71. I would add that even if the clause 63(1) power of sale had been valid as against Cosslett, I do not think the disposal to Burrows would have been franked by the power. A sale is a disposition of property for a price. The obligation of a chargee with a power of sale is to obtain the best price reasonably obtainable. Under the continuation contract, only parts of which were available to your Lordships, it seems that the council disposed of the plants to Burrows on the footing that Burrows would be allowed a credit of £100,000 for each against its tender price for completion of the engineering works. But by a letter to the council dated 13 October 1993 Burrows estimated the residual value of the plants to be £500,000 and stated that "The £200,000 credit quoted in our tender is after making allowance for the cost of expected barren earthworks". On this evidence it seems to me impossible for the council to contend that it made a proper exercise of its clause 63(1) power of sale. If the clause 63(1) power had been valid as against Cosslett in administration, I think the position would be that the council had become a mortgagee in possession on entry on the site and, accordingly, accountable to Cosslett on the footing of wilful default for the proper value of the coal washing plants.

    72. Mr Moss contended that conversion was a wrongful interference with the right of possession, that the council was entitled to retain possession of the coal washing plants in order to complete the engineering works and that the purported disposal to Burrows at a time when the works had not been completed and Cosslett did not have a right to possession could not have constituted a conversion. He argued that the eventual removal of the plants by Burrows after the works had been completed, although done pursuant to the continuation contract, did not constitute a conversion by the council for it was not done by the council.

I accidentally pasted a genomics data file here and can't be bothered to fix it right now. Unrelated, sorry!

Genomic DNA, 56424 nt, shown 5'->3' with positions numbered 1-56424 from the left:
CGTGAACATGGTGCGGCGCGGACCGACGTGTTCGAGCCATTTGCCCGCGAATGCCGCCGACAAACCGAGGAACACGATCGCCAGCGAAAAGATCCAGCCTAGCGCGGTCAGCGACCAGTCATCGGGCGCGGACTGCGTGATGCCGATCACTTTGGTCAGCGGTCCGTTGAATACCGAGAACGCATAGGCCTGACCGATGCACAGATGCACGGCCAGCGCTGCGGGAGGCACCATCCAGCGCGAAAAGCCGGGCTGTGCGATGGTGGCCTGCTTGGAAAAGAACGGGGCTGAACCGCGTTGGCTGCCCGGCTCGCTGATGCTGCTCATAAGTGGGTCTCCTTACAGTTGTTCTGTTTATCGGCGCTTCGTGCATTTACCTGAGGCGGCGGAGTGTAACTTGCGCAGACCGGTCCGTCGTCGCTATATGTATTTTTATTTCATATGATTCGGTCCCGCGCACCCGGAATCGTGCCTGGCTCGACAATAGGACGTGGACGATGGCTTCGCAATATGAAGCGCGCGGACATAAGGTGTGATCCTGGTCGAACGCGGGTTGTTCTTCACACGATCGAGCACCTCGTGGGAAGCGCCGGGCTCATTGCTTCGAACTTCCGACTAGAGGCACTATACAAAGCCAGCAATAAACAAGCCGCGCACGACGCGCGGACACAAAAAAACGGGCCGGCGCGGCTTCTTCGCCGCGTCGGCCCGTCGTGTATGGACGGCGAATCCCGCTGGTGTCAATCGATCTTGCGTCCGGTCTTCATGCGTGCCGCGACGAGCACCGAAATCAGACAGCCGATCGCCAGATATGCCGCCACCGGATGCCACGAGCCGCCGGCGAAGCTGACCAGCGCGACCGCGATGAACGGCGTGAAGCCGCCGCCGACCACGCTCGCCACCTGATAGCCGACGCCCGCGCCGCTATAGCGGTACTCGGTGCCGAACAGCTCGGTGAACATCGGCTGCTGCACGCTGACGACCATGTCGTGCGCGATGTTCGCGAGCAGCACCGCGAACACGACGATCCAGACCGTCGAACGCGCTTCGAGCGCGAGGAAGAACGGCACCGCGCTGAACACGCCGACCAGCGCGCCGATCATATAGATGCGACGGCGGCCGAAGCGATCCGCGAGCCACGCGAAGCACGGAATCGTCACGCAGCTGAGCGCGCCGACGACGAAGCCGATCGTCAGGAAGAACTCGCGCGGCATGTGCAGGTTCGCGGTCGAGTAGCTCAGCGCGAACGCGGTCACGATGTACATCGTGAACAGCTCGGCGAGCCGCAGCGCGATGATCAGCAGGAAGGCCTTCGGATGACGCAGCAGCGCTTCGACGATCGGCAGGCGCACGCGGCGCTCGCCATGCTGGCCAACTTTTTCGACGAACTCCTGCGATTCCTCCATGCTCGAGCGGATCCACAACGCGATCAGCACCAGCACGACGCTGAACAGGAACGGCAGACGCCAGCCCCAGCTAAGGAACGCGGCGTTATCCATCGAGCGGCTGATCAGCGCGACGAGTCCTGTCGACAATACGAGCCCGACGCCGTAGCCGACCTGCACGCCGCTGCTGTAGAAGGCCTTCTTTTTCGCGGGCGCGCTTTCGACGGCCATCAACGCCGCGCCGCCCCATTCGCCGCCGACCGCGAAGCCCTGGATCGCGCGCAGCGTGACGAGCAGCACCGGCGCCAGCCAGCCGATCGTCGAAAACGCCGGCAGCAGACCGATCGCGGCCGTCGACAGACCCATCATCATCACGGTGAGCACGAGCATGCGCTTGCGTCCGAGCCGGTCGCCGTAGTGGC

73. I am unable to accept these submissions. The continuation contract, being a purported disposal of the plants by the council, was a wrongful interference with Cosslett's title to the plants. It was repudiatory in character and, had it been relied on in the first set of proceedings between the parties, might well have enabled Cosslett to succeed in its claim to immediate possession of the plants. The details of the continuation contract were not, however, then known and the right of the council to retain the plant pending completion of the works became res judicata as between the council and Cosslett.

    74. Both the coal washing plants were removed from the site in or about June 1997. By that time they were no longer needed for completion of the works and were removed by Burrows, acting in reliance on the continuation contract.

continue previous